Third, and finally, Instagram provides a wonderful way to remain connected with past or ongoing customers. A fantastic feature that we mentioned in the first paragraph was Instagram Stories. It lets you share moments of your day, not just ones that you want to share on your profile. As you share videos and photos, they appear together in a slideshow that your followers can view as a single narrative. With a little creativity and effort, a campground manager can create a series of vignettes that, when seen together, make a viewer feel like he or she has spent a day at your park. It can be a way to showcase that new dock, or help long-departed guests feel like they’re back sitting in the cafeteria having their morning coffee. Either way Instagram offers a way to keep your park at the front of many people’s minds.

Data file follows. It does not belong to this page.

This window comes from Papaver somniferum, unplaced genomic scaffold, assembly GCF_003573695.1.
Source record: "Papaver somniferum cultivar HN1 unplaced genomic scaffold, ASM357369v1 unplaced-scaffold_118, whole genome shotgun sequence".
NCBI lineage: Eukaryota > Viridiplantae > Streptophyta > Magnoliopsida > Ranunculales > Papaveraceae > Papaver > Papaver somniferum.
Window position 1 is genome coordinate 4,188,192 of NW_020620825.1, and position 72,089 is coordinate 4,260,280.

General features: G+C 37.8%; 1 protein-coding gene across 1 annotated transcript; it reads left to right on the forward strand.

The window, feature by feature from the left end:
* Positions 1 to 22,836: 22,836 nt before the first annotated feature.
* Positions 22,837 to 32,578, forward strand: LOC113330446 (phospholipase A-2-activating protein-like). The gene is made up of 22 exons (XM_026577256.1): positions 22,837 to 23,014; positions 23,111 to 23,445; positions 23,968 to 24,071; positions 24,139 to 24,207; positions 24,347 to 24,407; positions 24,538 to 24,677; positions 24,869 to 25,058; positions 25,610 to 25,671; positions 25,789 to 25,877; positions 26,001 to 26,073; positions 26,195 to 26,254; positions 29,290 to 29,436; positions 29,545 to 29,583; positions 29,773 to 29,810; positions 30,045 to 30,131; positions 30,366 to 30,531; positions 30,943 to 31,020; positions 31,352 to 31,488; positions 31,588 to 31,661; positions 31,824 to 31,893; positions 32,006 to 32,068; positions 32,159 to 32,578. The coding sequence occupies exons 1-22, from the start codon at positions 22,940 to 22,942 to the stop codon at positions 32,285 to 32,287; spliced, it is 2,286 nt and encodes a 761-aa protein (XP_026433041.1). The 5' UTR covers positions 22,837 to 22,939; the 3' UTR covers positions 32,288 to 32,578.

4 Ways Your Campground Can Bring In Extra Cash

1. Showers and Laundry

Whether you’ve been hiking, fishing or just sitting around a fire all week, a shower and fresh clothes are a total necessity. Offering coin-operated showers, washers and dryers will provide convenience for campers and a source of passive income for you. The best part is you’ll never need to leave the park to cash in your change - just tell campers that you have quarters and they’ll bring the cash directly to you.

Lets face it... camping can be dirty and smelly. Most people don't like to be either. 

Lets face it... camping can be dirty and smelly. Most people don't like to be either. 

2. Vending Machines

Having a vending machine can be profitable in almost any situation but they can be especially profitable at a campground. With a customizable machine, you could sell not only drinks and snacks but toiletries for the showers, bug spray or anything else you think campers might want. The options are endless.